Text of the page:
American Holly

American Holly
American Holly

Sunday, June 4, 2017

Happenings on the Refuge

This is my third visit to Red Rock Lakes National Wildlife Refuge so much of what I am seeing and doing is old hat. We are also down to only three staff so everyone is stretched thin.   I was the second volunteer to arrive and took over the cleaning and inventorying of the volunteer and tech quarters. I also took over the bluebird survey until another volunteer got here.  Another job was detailing  a few of our vehicles. And the best thing that happened is that my boss is letting me survey our bees. We are going to send them in to the Fish and Wildlife Bee Center for identification, so we won't know what bees we have for several years.

Other jobs I'll be doing is helping to spray invasive weeds.  Got to get in shape for that one as it requires lots of walking with a backpack sprayer.

So here are some scenes I've found while driving around the refuge.




Bombus huntii

Pronghorn

Shambo Pond - I take a picture almost every time I drive by in the early morning or late evening

Early morning mist at Shambo Pond

View of my living area - I have a trailer behind the right front building - a bunkhouse 

Driving back from Lower Lake is beautiful

Elk seen just past dawn at a great distance


Pronghorn antelope are the easiest animals to find

I'm forced to drive over to Widgeon Pond every two weeks to survey bees

The last cup of 24 set out full of soapy water to drown bees 

It's a job, I tell you - gotta keep track of our three eagle pairs.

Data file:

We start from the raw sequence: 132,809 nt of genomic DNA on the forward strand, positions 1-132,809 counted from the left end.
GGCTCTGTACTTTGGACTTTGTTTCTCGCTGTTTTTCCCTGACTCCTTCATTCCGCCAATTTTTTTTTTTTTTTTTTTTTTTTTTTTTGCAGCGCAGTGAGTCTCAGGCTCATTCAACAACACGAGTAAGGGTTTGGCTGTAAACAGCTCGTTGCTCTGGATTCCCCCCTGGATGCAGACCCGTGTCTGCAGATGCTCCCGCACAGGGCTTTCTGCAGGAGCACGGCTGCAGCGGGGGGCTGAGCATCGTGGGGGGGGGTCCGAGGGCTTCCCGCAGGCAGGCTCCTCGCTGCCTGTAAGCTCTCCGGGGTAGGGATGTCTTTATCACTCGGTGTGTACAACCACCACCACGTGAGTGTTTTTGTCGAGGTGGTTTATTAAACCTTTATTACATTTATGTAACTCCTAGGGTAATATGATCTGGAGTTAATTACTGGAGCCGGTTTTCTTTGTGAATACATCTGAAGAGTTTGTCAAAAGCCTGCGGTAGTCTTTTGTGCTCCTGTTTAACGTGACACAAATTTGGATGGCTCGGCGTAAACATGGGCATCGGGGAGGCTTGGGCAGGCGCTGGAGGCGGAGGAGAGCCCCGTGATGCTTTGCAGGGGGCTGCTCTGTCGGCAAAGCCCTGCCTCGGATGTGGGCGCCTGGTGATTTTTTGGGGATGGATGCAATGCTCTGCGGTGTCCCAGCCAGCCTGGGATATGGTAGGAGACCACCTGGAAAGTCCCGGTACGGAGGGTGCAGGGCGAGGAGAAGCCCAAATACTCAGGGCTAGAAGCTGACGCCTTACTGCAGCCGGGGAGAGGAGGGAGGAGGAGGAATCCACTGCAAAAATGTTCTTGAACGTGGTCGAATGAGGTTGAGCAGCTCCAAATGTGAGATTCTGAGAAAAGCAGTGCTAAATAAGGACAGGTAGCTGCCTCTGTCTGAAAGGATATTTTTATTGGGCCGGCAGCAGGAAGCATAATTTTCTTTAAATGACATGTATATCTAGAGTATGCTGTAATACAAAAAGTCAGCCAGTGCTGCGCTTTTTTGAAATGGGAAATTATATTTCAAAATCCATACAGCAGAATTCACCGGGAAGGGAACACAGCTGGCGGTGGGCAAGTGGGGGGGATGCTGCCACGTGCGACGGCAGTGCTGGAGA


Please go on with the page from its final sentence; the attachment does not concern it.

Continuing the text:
Another one of my favorite spring views at Red Rock Lakes NWR

On my first bee survey, as I was driving back from picking up my bee cups, I found a mother moose wth a baby still extremely tottery on its feet.  I had my camera but had been charging my battery in the office and drove off without it. So I can't share it with you.  But I had gone to check the outhouses at Upper Lake Campground and found a couple with a low tire. I had them follow me to the office, but stopped at Shambo Pond so they could enjoy the Shambo trumpeter swan pair. Then we saw the two year old moose twins. I was only able to get this shot of one of them.




We now have two volunteer couples and, this week,  will get some guys from Denver that are doing some mapping of Upper Lake. One of the ladies that ride the valley and check on the cattle will also be staying with us. And June 6, the University students and professors will arrive for the summer courses they offer here. Our little village will increase at least ten fold over the winter count.